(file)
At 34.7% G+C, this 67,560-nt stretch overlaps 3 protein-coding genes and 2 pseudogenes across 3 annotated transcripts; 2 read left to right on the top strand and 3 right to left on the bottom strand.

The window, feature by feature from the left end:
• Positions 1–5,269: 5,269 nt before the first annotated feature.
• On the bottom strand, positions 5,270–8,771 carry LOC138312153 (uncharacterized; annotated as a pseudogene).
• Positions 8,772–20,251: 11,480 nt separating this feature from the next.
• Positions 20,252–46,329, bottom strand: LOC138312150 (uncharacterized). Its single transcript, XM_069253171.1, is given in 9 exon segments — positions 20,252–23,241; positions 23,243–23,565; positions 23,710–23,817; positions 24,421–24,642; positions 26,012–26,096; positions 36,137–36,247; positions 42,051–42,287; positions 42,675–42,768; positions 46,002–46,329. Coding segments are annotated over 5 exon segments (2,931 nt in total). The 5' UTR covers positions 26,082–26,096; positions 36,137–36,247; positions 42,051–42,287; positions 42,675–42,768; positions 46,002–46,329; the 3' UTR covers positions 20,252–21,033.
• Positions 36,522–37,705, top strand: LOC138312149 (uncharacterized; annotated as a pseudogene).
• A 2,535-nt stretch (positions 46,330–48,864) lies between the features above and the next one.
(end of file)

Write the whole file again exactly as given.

At 34.7% G+C, this 67,560-nt stretch overlaps 3 protein-coding genes and 2 pseudogenes across 3 annotated transcripts; 2 read left to right on the top strand and 3 right to left on the bottom strand.

The window, feature by feature from the left end:
• Positions 1–5,269: 5,269 nt before the first annotated feature.
• On the bottom strand, positions 5,270–8,771 carry LOC138312153 (uncharacterized; annotated as a pseudogene).
• Positions 8,772–20,251: 11,480 nt separating this feature from the next.
• Positions 20,252–46,329, bottom strand: LOC138312150 (uncharacterized). Its single transcript, XM_069253171.1, is given in 9 exon segments — positions 20,252–23,241; positions 23,243–23,565; positions 23,710–23,817; positions 24,421–24,642; positions 26,012–26,096; positions 36,137–36,247; positions 42,051–42,287; positions 42,675–42,768; positions 46,002–46,329. Coding segments are annotated over 5 exon segments (2,931 nt in total). The 5' UTR covers positions 26,082–26,096; positions 36,137–36,247; positions 42,051–42,287; positions 42,675–42,768; positions 46,002–46,329; the 3' UTR covers positions 20,252–21,033.
• Positions 36,522–37,705, top strand: LOC138312149 (uncharacterized; annotated as a pseudogene).
• A 2,535-nt stretch (positions 46,330–48,864) lies between the features above and the next one.